ALBANY — Gov. Cuomo signed a new law Thursday living the ban on the possession of “gravity knives” — or pocket knives.
The ban had been in place since 1958.
Cuomo vetoed similar measures in 2016 and 2017 because of objections from law enforcement, but a federal judge in March declared the ban unconstitutional, concluding it encourages “arbitrary and discriminatory enforcement.”
“While I am aware of the cautious community voices, I cannot veto a bill passed by the Legislature to address a decided constitutional infirmity in existing law, as recently affirmed by a federal court,” Cuomo explained his approval in a memo.
“Gravity knives” are folding knives commonly used in the skilled trades industry, by chefs or artists. They can be bought in hardware and sporting goods stores.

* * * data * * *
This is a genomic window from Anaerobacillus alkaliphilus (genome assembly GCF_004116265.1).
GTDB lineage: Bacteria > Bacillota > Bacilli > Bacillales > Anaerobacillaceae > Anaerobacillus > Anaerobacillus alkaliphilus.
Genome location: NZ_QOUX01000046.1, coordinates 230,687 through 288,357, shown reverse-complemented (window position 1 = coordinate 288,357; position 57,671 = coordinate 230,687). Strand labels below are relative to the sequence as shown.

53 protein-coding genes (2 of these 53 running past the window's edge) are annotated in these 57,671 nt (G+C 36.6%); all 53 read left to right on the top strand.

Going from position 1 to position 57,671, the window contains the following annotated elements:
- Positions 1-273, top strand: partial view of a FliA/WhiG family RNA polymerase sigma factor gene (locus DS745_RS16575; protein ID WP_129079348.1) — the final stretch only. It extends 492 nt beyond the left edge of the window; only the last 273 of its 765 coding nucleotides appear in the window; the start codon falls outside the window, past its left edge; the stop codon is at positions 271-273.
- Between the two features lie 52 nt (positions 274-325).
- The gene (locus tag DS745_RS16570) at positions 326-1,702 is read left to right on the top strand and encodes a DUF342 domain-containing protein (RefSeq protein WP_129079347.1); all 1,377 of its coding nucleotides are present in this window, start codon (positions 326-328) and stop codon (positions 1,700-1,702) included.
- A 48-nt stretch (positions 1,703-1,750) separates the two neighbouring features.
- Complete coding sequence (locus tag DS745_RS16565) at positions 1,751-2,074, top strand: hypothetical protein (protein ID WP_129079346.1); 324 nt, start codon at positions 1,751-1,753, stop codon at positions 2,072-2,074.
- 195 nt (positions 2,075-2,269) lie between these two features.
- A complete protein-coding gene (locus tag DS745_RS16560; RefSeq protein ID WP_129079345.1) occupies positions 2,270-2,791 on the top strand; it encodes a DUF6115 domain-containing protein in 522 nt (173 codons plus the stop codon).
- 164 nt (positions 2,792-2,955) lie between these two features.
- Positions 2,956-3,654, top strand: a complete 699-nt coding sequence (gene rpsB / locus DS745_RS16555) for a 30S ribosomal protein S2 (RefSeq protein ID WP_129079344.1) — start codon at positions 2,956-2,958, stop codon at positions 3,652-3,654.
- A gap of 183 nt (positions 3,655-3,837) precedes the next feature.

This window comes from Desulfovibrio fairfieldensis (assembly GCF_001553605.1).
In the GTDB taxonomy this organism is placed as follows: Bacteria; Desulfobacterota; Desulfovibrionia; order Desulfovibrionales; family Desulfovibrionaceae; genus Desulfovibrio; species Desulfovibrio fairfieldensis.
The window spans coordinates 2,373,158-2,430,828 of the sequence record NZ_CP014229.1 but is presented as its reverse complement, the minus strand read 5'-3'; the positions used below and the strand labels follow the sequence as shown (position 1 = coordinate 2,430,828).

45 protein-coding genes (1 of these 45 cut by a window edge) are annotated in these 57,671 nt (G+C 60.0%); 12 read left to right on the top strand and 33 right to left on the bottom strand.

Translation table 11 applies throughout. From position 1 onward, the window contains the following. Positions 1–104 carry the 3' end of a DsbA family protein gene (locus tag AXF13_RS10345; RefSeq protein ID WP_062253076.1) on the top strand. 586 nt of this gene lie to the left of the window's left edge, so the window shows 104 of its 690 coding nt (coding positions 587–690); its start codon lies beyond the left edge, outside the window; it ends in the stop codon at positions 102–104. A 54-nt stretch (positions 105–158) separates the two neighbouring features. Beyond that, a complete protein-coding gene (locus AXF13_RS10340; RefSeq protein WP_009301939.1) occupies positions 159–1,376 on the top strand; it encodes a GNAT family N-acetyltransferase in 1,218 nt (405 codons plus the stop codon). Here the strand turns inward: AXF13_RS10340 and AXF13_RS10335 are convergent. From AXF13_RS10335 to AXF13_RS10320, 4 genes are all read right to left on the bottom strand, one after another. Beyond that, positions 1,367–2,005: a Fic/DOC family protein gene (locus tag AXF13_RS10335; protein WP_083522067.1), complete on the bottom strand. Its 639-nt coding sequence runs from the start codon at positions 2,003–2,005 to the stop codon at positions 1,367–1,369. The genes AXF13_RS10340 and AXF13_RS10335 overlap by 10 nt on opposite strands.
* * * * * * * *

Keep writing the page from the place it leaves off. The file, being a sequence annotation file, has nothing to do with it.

Before Cuomo’s action, possession of the knives could result in a Class a misdemeanor and those charged and convicted could end up with up to one year in prison.
Supporters argued 85 percent of arrests were black and Latino, unfairly targeting minority groups who work in the construction or maintenance industries.
Backers of legalizing the knives applauded the governor’s action.
“The third time really is the charm. After seven years, we have finally managed to overhaul New York’s outdated and discriminatory pocket knife ban,” said bill sponsor Assemblyman Dan Quart (D-Manhattan).
“No stage hand, no plumber, and no carpenter should have to risk their freedom to carry a tool they need for work. They will no longer have to. No more will unsuspecting and otherwise law abiding New Yorkers – most of them people of color – be swept up into the criminal justice system because of a broadly worded statute.”